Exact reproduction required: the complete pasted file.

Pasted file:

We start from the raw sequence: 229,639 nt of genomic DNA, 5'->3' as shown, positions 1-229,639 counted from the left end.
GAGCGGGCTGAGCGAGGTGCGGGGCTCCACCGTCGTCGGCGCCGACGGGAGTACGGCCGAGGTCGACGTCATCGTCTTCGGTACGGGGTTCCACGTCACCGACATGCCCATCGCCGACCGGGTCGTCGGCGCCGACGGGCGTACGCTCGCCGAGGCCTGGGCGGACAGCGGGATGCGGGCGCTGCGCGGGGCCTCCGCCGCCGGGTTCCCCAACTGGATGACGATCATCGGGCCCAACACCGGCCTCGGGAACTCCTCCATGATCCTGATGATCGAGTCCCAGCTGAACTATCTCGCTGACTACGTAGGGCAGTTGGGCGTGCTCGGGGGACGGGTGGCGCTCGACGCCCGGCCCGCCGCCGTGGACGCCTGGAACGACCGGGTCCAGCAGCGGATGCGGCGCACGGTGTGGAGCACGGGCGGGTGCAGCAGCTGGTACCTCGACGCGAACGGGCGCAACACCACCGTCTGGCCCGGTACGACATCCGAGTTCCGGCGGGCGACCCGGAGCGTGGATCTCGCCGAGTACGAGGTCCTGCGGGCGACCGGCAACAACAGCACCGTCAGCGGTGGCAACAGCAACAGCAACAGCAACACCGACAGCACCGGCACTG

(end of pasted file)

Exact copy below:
We start from the raw sequence: 229,639 nt of genomic DNA, 5'->3' as shown, positions 1-229,639 counted from the left end.
GAGCGGGCTGAGCGAGGTGCGGGGCTCCACCGTCGTCGGCGCCGACGGGAGTACGGCCGAGGTCGACGTCATCGTCTTCGGTACGGGGTTCCACGTCACCGACATGCCCATCGCCGACCGGGTCGTCGGCGCCGACGGGCGTACGCTCGCCGAGGCCTGGGCGGACAGCGGGATGCGGGCGCTGCGCGGGGCCTCCGCCGCCGGGTTCCCCAACTGGATGACGATCATCGGGCCCAACACCGGCCTCGGGAACTCCTCCATGATCCTGATGATCGAGTCCCAGCTGAACTATCTCGCTGACTACGTAGGGCAGTTGGGCGTGCTCGGGGGACGGGTGGCGCTCGACGCCCGGCCCGCCGCCGTGGACGCCTGGAACGACCGGGTCCAGCAGCGGATGCGGCGCACGGTGTGGAGCACGGGCGGGTGCAGCAGCTGGTACCTCGACGCGAACGGGCGCAACACCACCGTCTGGCCCGGTACGACATCCGAGTTCCGGCGGGCGACCCGGAGCGTGGATCTCGCCGAGTACGAGGTCCTGCGGGCGACCGGCAACAACAGCACCGTCAGCGGTGGCAACAGCAACAGCAACAGCAACACCGACAGCACCGGCACTG